Waiting Is the Hardest Part

 Waiting Is the Hardest Part

By Sean McVeigh

We live in a society with an understood social order. When we leave the house each day, there are certain things we assume we will encounter throughout our day and other things that we just don’t expect to come across. This is New York though, and “social order” can be a looser term around here than in other places. More and more, we see situations where that social order is completely thrown out the window and chaos, its replacement, fills the void.

These days, when taking the subway, for example, most people are prepared for the worst. It is likely that you will come across a fellow citizen, living in the same society, and yet they do not abide by the same social contract as yourself. Other places in our lives, we expect that order to be maintained. When we go to a doctor’s office, as another example, being on the lookout for social order disrupters is not usually top of mind. Well, maybe it should be…

Going to the doctor’s office is not something that gets people excited. You are usually there for an unpleasant reason and, more times than not, you feel like crap. When the decision is made to go to a doctor, you give them a call and make an appointment. Everyone has busy lives, including doctors. You understand that. It’s not convenient, but you make do when they give you two 15-minute windows to choose from two weeks from now. Wednesday at 1:30? Sure, I’ll clear my schedule.

The day comes and you arrive 15 minutes early. “Maybe they’ll be able to fit me in quick!” You check in with the front desk. “Why don’t you have a seat, and the doctor will be right with you.” If you’re lucky you’ll also get, “And while you wait, please complete these forms.” 20 pages to fill out requesting information that they already have and/or will never use.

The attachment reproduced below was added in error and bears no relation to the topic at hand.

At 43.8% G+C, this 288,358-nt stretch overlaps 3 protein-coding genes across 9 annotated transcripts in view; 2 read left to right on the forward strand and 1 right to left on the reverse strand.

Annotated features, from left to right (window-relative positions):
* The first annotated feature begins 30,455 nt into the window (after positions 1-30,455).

Quickly, your 15 minutes early turns to 15 minutes late. You look around and notice that there are a lot of people who were here before you. Did they just get here super early too? Or are their appointments before yours. 15 minutes turn to 30 and before you know it, your 1:30 appointment time has you in a waiting room till 2:30. Just when your brain is about to explode, a nurse pops her head in and calls your name and pairs it with a smile that cuts your blood pressure in half. That must be a job pre-requisite. “Exam room 3, please.”

As you sit on the table that’s too big for a seven-footer, you realize you’ve been duped. This isn’t just an exam room, this is the secondary waiting room! You can only play with the ear/eye examination tool thingy (technical term) and the blood pressure machine for so long.

The doctor arrives and you are in and out of there in 15 minutes. Your multi-hour doctor’s office visit is finally over.

Why is this acceptable behavior? It shouldn’t be. It is not acceptable from the other way around. If you have an appointment and call to tell them that you’re so sorry but you are going to be an hour and a half late, they are probably going to tell you to reschedule. Which makes sense! I understand that things happen, and appointments run long, but how have we not come up with a better system? Inform people that they should not show up on time because they will not be seen on time. Don’t let people believe everything is on schedule. This kind of behavior is airline adjacent, and we all know how I feel about the current state of air travel…

Rockaway Stuff

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